3. Micah Parsons is missed

As a whole, the Cowboys' defense was so-so on Saturday. Surrendering 26 points to the Eagles reserves certainly wasn’t impressive, but the Cowboys had plenty of their own reserves out there as well. But one part of it that was less than impressive was their run defense. The Cowboys allowed 149 yards on the ground. It was the second-most rushing yards allowed this season, trailing only the Saints game where over 100 of their rushing yards came from the mobile quarterback Taysom Hill. In this game, the damage was done by the Eagles running backs Kenneth Gainwell (78 yards) and Jason Huntley (51 yards). The Cowboys have been pretty rock solid most of the year against the run, so it was disappointing to see them struggle in the finale.

Of course, the defense was missing its biggest piece in Micah Parsons, who sat out of the game because he’s on COVID/reserve. This gave us a glimpse of life without Parsons and it wasn’t pretty. Last year, the Parsons-less Cowboys defense allowed at least 150 rushing yards in half of their games. They’ve allowed one this year to the before-mentioned Saints, but as Saturday showed us, Parsons’ absence was sorely missed. That guy is pretty good.

4. Greg Zuerlein is a liability

This is something we’ve witnessed throughout the entire year, but we kept hoping it gets better. McCarthy and John Fassel believe in the leg of the veteran Zuerlein, but at some point, they have to be worried. Zuerlein missed his sixth extra point on Saturday. As a frame of reference, Zuerlein missed six extra points his entire eight-year career with the Rams. And yes, the NFL did move back PATs in 2015, but that’s not what changed it for him. It’s something more recently as he hasn’t been able to make these easy kicks during his time in Dallas.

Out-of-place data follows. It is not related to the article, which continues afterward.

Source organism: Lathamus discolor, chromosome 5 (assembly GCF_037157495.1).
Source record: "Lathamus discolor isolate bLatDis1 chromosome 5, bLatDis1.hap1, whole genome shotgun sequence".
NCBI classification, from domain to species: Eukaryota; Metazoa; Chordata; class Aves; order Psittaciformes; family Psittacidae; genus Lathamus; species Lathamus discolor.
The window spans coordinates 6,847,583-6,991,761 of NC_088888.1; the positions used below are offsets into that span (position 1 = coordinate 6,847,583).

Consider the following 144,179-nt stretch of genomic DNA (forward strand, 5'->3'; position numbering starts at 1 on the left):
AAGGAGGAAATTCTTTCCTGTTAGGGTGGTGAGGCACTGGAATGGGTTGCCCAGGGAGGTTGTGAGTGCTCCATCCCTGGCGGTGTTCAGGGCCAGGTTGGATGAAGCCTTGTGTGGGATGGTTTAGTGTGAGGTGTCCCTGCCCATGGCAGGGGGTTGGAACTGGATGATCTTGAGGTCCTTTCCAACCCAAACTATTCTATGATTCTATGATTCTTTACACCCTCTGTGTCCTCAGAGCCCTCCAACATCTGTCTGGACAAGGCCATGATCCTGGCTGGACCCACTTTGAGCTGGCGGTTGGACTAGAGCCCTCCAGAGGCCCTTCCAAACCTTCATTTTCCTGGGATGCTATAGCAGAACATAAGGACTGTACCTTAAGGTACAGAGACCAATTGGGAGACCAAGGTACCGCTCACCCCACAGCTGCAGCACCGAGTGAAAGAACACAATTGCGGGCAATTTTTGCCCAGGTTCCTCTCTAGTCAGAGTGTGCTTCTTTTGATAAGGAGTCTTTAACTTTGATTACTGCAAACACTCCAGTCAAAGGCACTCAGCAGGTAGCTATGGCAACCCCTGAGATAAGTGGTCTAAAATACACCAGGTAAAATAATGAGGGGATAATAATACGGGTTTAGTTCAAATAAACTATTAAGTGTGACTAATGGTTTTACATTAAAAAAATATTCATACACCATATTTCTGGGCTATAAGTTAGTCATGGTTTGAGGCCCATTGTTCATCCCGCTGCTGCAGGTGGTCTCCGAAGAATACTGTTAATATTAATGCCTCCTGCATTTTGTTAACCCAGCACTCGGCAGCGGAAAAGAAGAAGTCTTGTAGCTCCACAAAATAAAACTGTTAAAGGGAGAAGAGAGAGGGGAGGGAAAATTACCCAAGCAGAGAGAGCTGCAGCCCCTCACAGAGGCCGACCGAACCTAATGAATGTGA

What does this mean? Will the Cowboys scramble and try to find a replacement kicker now? They went a full 17-game season without doing it, so it seems highly unlikely they’d do it now. If nothing changes, is this setting the stage for what could be a disappointing end to the Cowboys season that could have been preventable?

5. The Cowboys own the NFC East

The Cowboys went undefeated in the NFC East for the first time since 1998 when they went 8-0 because the Arizona Cardinals were part of the division. The Cowboys beating a divisional team is nothing to brag about if you ask any outsider because the NFC East is known to be so terrible (despite sending two teams to the playoffs this year).

However, the Cowboys didn’t just take care of business, they laid the smack down. To gain some perspective on the Cowboys’ NFC East dominance this season, they:

  • Had at least a two-touchdown lead in every game
  • Had at least a three-touchdown lead in all but one of them
  • Had a seven-touchdown lead in one of them

They finished the year with a total point differential of 133 against their division. That’s an average of over 22 points per game. Average! The Cowboys didn’t just beat NFC East teams, they annihilated them!